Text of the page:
PERSPECTIVES ON THE PAST
Transcript of Audio Clip
Jerry H. Bentley, University of Hawai'i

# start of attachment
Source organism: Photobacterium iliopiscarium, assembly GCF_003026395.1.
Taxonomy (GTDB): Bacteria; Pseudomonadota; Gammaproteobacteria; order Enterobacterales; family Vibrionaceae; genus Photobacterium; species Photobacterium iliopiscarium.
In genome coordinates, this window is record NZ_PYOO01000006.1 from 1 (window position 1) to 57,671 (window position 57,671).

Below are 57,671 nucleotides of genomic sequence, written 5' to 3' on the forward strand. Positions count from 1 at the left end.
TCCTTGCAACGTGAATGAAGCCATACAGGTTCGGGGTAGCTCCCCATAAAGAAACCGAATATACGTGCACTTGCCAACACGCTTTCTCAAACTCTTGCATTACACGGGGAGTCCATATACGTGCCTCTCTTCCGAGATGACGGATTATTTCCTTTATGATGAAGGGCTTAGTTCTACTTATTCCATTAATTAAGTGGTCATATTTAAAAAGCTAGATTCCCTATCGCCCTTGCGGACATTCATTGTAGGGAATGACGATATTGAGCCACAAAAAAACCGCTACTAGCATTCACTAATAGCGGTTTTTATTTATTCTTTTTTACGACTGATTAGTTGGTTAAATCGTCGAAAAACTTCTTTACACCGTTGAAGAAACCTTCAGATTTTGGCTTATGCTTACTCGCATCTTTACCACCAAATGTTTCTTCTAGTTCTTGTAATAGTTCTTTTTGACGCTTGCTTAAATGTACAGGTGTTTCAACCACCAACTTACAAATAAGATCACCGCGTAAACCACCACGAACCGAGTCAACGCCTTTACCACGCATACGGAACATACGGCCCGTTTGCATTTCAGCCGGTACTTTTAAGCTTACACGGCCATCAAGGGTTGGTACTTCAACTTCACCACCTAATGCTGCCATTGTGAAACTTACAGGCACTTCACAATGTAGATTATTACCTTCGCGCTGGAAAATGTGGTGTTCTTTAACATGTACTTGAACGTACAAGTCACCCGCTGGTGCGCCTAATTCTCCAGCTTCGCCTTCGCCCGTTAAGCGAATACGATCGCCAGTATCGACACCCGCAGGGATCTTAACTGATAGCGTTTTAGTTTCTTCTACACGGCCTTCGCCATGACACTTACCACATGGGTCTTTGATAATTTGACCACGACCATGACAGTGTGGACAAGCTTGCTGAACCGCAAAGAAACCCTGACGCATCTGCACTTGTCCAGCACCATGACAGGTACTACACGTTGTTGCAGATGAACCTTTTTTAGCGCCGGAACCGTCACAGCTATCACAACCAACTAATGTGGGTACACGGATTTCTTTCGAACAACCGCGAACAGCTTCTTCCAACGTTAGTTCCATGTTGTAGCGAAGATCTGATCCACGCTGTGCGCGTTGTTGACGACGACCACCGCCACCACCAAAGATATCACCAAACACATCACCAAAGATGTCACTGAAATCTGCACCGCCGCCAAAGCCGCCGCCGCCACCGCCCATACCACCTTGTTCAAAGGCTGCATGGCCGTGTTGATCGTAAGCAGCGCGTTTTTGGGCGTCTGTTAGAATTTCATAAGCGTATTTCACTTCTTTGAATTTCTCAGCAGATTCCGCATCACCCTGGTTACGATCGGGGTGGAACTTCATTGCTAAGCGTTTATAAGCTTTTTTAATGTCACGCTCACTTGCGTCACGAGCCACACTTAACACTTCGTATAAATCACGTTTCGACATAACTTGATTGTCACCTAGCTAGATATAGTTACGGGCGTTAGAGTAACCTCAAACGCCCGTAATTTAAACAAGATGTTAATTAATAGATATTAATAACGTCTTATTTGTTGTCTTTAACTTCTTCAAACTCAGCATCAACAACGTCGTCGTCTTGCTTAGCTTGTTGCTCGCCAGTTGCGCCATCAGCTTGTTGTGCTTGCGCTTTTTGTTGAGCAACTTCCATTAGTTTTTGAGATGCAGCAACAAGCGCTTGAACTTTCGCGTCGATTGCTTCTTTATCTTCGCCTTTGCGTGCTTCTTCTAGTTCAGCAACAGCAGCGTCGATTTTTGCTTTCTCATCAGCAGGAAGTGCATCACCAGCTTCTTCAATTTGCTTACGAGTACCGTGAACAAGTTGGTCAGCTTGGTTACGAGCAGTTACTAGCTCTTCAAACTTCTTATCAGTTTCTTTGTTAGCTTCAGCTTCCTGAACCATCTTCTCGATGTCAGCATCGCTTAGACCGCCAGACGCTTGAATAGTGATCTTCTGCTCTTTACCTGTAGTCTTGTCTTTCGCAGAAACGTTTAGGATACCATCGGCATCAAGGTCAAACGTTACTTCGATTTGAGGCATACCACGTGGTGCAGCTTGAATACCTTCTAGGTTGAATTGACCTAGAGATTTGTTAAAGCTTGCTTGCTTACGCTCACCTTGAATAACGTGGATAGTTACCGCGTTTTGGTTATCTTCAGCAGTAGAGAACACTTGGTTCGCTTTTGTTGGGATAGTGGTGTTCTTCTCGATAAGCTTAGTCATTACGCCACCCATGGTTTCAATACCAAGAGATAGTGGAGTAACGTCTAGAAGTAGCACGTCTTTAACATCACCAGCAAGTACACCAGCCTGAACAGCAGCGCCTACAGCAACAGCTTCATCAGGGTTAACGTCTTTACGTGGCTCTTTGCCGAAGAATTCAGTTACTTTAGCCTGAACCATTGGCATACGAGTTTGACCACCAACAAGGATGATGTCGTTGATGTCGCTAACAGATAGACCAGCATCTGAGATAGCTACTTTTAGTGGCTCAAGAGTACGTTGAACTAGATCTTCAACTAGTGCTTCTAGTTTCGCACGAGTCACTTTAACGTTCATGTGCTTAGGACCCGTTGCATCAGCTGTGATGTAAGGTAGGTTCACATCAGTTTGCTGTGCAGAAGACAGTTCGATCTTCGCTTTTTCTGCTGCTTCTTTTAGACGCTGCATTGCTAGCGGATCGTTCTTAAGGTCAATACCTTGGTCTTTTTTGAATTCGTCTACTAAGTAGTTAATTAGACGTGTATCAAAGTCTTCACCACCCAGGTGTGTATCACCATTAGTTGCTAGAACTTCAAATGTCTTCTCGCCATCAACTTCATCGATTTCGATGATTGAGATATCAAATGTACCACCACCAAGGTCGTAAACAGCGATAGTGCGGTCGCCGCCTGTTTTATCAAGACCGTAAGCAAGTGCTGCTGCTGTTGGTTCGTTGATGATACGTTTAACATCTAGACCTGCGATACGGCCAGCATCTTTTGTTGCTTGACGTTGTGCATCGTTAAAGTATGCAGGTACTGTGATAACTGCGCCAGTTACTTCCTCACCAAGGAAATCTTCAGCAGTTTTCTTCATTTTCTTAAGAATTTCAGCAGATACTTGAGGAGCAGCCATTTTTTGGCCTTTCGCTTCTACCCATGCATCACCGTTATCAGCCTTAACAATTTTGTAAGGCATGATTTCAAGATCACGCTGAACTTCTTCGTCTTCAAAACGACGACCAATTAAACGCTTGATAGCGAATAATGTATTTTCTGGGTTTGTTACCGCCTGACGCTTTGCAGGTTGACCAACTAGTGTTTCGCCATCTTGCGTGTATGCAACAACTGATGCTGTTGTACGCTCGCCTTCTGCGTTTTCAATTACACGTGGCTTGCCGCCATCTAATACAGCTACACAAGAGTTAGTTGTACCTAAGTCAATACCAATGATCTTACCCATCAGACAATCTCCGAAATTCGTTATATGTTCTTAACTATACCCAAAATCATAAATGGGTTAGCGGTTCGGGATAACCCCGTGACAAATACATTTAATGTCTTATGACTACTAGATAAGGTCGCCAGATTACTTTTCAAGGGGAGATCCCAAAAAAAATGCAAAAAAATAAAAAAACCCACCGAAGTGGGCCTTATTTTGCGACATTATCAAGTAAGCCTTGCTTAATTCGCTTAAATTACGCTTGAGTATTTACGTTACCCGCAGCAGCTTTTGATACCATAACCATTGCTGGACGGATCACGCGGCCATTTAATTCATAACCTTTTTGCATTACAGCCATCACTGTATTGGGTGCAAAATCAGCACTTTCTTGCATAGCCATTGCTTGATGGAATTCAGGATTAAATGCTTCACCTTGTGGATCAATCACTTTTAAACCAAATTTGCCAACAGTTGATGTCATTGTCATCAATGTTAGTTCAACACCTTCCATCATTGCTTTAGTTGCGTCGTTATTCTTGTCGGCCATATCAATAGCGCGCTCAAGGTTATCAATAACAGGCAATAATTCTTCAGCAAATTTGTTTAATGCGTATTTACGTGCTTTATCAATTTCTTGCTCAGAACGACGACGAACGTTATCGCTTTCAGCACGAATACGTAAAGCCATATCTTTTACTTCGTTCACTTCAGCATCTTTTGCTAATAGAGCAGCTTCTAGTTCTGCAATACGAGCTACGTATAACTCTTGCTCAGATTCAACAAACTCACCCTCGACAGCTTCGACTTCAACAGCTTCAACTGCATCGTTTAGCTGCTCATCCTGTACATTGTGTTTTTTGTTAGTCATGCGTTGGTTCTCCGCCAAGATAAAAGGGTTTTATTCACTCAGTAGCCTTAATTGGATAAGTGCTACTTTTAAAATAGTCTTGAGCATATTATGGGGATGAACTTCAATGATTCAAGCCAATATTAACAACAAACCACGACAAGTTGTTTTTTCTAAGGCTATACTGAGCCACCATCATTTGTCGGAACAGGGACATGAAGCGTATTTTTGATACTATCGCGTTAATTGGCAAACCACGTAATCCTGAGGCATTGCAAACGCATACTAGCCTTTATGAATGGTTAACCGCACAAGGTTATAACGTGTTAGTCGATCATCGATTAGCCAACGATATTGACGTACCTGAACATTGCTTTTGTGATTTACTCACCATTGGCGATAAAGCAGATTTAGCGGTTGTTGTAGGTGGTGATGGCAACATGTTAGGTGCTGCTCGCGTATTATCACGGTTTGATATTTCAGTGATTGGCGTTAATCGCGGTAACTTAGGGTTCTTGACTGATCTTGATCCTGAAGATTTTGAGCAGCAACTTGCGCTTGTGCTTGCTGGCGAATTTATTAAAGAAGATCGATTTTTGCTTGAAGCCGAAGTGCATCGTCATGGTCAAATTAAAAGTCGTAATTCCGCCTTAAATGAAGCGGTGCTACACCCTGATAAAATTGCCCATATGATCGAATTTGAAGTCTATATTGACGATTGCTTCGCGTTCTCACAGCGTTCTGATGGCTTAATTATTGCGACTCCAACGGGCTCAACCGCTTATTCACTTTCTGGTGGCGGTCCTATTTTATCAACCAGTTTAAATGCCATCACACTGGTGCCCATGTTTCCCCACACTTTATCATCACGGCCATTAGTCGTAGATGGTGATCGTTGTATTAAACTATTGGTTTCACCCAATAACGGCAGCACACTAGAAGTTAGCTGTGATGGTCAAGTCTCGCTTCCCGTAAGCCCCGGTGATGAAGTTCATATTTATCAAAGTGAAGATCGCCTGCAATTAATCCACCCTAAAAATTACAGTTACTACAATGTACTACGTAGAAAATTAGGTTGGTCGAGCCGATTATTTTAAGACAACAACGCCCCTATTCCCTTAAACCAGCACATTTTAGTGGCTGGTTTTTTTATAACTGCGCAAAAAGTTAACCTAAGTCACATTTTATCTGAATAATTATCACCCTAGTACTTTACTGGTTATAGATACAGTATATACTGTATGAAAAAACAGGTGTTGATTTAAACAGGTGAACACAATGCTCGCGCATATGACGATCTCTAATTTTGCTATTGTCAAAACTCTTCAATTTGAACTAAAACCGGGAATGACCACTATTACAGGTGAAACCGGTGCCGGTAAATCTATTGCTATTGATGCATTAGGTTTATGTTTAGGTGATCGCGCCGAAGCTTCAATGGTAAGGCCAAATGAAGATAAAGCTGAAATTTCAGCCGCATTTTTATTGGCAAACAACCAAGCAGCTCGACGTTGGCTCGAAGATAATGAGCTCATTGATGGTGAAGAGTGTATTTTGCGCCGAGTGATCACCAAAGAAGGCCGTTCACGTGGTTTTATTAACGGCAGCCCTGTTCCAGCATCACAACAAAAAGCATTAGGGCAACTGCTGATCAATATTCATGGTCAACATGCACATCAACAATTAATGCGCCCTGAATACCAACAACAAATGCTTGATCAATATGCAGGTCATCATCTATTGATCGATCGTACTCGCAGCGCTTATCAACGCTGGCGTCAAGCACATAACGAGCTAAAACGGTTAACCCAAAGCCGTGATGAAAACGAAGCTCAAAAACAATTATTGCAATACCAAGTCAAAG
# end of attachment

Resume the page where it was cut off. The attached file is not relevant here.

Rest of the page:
It might sometimes seem from the standard accounts that industrialization began in Europe or even more narrowly in Britain, and only much later spread to North America, Russia, Japan, and other lands. And it's true enough that steam engines and factories and really heavy industrial production first appeared in Britain and Europe. But if you were to take a slightly different angle on things, it would become clear that right from the very beginning industrialization was a global affair. I mean, where did the cotton come from, for example, that fed the early textile factories? Where did the rubber come from that was essential for the production of tires and hoses in the early days of industrialization? You couldn't grow cotton and you couldn't produce rubber in Europe. If you wanted cotton, you had to go and get it from lands like India or Egypt. If you wanted rubber, you had to get it from Central Africa or Southeast Asia. So, it was not only lands like Cuba and Uruguay, mentioned earlier in this program, that got drawn into the industrialization process. Actually, even in the very earliest days of the process, industrialization was not exclusively a European or British affair. Rather it's a business that extended its tentacles to almost all parts of the world.